Laser-controlled liquid metals herald new era for soft robotics

10 January 2024

Researchers at The University of Queensland (UQ) are developing new 4D printing technology that produces shape-shifting liquid metals for soft robotics. 

AIBN researchers Dr Ruirui Qiao and Dr Liwen Zhang have developed a new method to prepare liquid metal polymers for 4D printing. The solid 4D structures created by their lab can be manipulated into different shapes with an infrared laser. 

4D printing is an extension of 3D printing, where solid objects are created using materials that can change shape when exposed to certain stimuli like heat, water or light.

At UQ’s Australian Institute for Bioengineering and Nanotechnology (AIBN), researchers are printing 4D structures using new liquid metal polymers that can be coaxed into performing a range of mechanical tasks with infrared lasers.

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Lead researchers Dr Liwen Zhang and Dr Ruirui Qiao said the unique preparation methods developed by their lab allow them to produce 4D designs that are solid and durable while also being able to bend, grasp, lift, and release items five times their weight, or revert to a pre-programmed shape.

“4D printing takes traditional 3D printing and adds a new dimension – the dimension of time,” Dr Zhang said. 

“Our method allows us to produce smart liquid metals that can be customised, shaped and prompted to change over time without needing wires or circuits. 

“This is a new era for robotics applications and a gamechanger for additive manufacturing.”

Lasers were used to straighten out the lab's 4D liquid metal material, which reverts to its pre-programmed shape once the laser is removed.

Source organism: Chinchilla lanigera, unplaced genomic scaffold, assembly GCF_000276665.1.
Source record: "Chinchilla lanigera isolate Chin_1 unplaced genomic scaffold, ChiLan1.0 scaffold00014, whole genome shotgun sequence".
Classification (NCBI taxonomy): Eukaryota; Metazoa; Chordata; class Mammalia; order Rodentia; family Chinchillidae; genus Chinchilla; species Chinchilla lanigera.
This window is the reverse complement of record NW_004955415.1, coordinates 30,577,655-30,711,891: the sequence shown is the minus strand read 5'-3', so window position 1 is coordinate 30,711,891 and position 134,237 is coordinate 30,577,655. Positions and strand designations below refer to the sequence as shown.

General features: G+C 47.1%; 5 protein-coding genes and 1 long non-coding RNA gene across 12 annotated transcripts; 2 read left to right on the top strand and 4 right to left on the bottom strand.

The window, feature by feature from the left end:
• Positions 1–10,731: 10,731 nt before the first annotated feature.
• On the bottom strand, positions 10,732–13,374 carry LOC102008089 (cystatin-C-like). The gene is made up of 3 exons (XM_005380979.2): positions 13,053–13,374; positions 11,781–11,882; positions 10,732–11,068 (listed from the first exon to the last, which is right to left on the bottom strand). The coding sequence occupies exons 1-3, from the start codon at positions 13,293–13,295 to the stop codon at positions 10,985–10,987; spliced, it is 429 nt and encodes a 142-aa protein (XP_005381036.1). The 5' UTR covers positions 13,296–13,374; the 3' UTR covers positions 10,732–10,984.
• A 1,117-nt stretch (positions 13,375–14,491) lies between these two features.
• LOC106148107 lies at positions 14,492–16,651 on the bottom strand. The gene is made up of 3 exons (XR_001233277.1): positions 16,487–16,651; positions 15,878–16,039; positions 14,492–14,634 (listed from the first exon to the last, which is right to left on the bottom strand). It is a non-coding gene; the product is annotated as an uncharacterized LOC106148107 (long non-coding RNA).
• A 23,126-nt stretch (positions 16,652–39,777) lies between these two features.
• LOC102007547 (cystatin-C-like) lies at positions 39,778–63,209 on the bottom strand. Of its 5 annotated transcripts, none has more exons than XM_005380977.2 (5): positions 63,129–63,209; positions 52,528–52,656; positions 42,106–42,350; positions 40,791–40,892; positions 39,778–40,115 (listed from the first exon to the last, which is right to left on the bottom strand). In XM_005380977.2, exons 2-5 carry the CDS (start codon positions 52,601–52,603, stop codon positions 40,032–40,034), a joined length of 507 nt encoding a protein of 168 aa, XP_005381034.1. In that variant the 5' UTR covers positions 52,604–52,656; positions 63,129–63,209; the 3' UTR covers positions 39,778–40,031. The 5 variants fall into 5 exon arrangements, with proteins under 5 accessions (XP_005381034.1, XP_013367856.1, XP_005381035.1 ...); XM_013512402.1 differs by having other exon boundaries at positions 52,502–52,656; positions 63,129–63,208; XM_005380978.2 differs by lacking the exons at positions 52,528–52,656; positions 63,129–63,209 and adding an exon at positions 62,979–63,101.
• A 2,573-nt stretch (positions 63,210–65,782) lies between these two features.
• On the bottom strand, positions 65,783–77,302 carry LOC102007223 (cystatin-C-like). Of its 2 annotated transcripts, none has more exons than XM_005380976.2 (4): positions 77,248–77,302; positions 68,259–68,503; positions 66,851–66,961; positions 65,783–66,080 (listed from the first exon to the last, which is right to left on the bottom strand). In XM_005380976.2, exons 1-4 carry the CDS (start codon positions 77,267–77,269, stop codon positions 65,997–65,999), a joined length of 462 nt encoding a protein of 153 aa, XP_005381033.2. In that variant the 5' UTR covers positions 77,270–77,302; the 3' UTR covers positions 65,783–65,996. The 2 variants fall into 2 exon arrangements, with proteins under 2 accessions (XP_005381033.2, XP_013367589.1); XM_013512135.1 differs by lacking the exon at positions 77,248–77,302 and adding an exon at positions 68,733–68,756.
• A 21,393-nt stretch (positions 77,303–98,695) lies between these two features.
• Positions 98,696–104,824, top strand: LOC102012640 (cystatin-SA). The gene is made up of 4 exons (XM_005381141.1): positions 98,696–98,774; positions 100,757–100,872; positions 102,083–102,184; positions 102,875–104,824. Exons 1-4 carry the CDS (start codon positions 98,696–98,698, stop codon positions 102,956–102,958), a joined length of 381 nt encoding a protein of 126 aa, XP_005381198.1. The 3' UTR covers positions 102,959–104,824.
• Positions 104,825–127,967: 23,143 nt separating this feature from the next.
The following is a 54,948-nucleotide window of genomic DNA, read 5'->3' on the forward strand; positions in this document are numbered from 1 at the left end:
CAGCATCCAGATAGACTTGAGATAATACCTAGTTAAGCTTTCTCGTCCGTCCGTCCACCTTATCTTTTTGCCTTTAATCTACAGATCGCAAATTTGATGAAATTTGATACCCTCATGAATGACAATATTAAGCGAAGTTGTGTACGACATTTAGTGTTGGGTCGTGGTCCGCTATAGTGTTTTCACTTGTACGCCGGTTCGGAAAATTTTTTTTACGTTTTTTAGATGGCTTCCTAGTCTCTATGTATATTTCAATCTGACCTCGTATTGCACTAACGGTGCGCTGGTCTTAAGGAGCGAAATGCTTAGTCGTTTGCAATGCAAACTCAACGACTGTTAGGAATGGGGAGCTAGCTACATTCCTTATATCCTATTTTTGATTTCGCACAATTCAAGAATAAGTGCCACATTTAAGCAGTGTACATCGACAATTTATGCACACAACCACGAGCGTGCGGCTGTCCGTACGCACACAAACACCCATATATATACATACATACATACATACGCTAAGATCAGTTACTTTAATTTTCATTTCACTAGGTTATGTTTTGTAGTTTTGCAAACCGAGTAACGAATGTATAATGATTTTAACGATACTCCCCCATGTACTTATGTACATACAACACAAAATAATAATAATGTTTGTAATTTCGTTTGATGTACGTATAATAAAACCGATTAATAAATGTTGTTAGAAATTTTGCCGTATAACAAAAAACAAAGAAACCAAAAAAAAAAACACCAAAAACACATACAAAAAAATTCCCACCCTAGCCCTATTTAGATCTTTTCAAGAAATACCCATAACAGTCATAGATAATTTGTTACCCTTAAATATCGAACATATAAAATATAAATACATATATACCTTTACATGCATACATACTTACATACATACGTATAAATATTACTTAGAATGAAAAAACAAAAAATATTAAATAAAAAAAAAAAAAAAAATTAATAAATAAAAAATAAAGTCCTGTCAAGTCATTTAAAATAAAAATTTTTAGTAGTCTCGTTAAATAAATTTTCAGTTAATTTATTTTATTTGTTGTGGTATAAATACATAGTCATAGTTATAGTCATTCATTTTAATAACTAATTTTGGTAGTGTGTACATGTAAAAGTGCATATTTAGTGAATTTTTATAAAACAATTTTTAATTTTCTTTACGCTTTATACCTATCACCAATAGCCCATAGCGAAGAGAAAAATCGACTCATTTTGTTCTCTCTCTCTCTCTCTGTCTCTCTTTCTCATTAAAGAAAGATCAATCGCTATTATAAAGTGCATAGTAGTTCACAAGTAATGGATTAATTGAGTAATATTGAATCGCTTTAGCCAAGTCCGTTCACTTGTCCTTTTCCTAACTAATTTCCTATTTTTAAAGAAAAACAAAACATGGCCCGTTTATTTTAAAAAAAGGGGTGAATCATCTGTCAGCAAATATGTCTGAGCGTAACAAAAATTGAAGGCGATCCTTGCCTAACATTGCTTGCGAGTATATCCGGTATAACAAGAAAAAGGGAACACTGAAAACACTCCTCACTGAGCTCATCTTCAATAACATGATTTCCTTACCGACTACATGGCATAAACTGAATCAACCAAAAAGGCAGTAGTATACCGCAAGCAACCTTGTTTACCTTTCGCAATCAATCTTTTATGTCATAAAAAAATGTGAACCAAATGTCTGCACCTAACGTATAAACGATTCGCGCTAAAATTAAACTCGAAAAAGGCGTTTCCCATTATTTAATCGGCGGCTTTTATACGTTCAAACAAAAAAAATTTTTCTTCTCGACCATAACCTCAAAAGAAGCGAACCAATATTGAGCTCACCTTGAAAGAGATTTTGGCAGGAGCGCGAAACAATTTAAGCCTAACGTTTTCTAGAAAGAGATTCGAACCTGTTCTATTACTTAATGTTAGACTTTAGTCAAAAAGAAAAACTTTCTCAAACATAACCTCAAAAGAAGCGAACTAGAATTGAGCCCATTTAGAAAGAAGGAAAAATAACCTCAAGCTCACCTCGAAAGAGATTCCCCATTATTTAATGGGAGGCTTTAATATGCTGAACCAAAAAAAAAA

4D printed objects are usually prepared with a 3D printer using specific ingredients that give the finished product new qualities and abilities.

In the journal Nature Communications, Dr Zhang, Dr Qiao, and colleague Professor Tom Davis detail how they used spherical liquid metal nanoparticles to prepare printing resins that are responsive to near-infrared light.

The structures printed by the Qiao-Davis lab showed that they could be manipulated into performing basic mechanical tasks, such as grasping and lifting items up to five times their weight. 

This means lasers can be used to guide the materials to bend, grab and release items.

While the technology is in its early stages, Dr Qiao said there was great potential to use it in the design of soft robotics, or technologies that mimic natural movements and interactions.

This could mean a number of applications across the aeronautical engineering and medical device sectors, including coronary stents, artificial muscles, and other devices that adapt and change shape inside the body.

Dr Liwen Zhang with one of the 3D printers his lab uses to prepare 4D printed materials. 

More broadly, Dr Qiao said the ability to customise and shape materials after they had been printed would lead to wider manufacturing breakthroughs and consumer innovations, from climate-reactive clothes and building materials to self-assembling furniture.

“4D printing is a rapidly evolving field that is really only limited by imagination,” Dr Qiao said. 

“The specific nanoparticles we use allow our materials react to lasers. Other 4D printed materials contain ingredients that react to water, heat, acid, electric, or magnetic energy.

“The early signs for this technology are incredibly promising, and the wide range of potential applications give us encouragement to continue our research.”

The spherical liquid metal nanoparticle printing method used by Dr Zhang, Dr Qiao, and Professor Davis was published in Nature Communications.

Media: AIBN Communications, Alex Druce,, +61 447 305 979